“As companies move to the cloud they must verify everything to ensure that their cloud-based vendors meet the same or higher standards”, Hurst says. “In many cases, the cloud-based application may be far more secure, but this still has to be verified first.”
On the other hand, regulations don’t usually prohibit or promote the use of cloud technologies, only what must be done regardless of where a system is located. What matters most is that liability for regulatory compliance still lies with the organization deploying a cloud-based service, including assurance that it is also compliant. This will almost certainly require an explicit evaluation of the security controls in place in a company’s data center.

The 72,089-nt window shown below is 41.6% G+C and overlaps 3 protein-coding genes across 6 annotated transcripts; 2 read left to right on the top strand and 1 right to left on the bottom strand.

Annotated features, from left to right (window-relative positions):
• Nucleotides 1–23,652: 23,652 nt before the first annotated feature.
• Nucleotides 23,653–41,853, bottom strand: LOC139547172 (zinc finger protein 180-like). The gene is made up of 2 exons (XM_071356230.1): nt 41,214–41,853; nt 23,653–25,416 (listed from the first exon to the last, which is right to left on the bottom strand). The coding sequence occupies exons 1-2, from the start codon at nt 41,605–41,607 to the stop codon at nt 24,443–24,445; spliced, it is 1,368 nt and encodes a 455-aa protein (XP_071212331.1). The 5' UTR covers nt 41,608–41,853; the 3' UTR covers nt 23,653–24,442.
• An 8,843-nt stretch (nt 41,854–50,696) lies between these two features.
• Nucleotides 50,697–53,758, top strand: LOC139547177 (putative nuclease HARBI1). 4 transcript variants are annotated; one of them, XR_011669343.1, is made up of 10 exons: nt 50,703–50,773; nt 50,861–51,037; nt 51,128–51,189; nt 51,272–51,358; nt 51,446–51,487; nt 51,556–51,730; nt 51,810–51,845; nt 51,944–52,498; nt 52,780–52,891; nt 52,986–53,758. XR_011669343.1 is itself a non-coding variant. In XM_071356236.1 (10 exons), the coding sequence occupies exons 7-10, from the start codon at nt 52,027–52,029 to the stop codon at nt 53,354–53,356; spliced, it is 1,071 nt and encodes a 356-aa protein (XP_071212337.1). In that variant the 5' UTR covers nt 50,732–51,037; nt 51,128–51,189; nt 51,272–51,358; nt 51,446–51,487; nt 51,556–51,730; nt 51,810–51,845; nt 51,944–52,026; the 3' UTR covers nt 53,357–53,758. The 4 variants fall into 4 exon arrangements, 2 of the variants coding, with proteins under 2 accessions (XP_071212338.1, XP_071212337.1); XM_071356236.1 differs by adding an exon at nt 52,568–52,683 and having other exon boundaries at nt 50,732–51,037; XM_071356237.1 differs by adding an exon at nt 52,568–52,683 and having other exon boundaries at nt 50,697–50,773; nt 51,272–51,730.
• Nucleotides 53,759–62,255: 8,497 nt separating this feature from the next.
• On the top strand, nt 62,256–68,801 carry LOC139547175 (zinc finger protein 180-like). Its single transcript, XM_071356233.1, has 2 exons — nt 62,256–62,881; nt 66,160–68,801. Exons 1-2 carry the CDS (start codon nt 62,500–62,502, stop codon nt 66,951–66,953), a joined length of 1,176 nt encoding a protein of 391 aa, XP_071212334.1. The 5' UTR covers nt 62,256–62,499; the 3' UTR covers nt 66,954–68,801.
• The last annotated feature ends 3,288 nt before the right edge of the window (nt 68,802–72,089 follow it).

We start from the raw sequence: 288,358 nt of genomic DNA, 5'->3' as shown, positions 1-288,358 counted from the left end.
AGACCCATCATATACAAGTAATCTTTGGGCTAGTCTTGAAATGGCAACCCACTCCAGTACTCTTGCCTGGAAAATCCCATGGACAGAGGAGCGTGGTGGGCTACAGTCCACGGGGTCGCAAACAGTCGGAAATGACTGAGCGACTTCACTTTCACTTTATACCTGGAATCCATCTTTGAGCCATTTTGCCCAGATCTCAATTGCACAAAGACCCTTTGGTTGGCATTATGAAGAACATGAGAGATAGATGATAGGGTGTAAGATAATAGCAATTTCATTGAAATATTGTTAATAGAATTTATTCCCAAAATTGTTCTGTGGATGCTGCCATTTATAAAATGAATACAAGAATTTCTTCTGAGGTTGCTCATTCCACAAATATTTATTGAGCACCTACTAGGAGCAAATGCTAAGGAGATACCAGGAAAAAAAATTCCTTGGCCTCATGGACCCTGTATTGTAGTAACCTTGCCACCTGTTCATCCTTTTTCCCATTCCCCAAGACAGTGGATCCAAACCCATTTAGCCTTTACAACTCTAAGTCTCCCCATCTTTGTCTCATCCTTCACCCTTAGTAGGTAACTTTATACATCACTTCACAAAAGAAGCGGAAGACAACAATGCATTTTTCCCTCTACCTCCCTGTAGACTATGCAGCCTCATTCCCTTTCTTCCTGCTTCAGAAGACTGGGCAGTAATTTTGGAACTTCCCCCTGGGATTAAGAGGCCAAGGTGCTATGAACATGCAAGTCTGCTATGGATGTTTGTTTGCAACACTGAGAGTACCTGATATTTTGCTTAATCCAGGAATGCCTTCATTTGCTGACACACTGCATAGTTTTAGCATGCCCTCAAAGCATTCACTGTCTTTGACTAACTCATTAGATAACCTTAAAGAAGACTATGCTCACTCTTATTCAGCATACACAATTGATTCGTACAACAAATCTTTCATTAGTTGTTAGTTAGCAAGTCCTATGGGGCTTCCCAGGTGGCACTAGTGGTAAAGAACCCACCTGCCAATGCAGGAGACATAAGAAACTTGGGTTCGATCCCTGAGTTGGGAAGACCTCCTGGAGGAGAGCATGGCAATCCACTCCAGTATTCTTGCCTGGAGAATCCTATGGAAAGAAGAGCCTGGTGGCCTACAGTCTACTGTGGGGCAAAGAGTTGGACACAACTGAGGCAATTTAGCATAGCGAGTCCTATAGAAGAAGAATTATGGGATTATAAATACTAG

“Many companies are offering services and products specifically targeted at cloud-based systems and others are offering their products in a cloud-based model”, Hurst continues. “However, there are no ‘silver bullets’ – addressing security in the cloud requires a holistic approach that not one product can fully address.”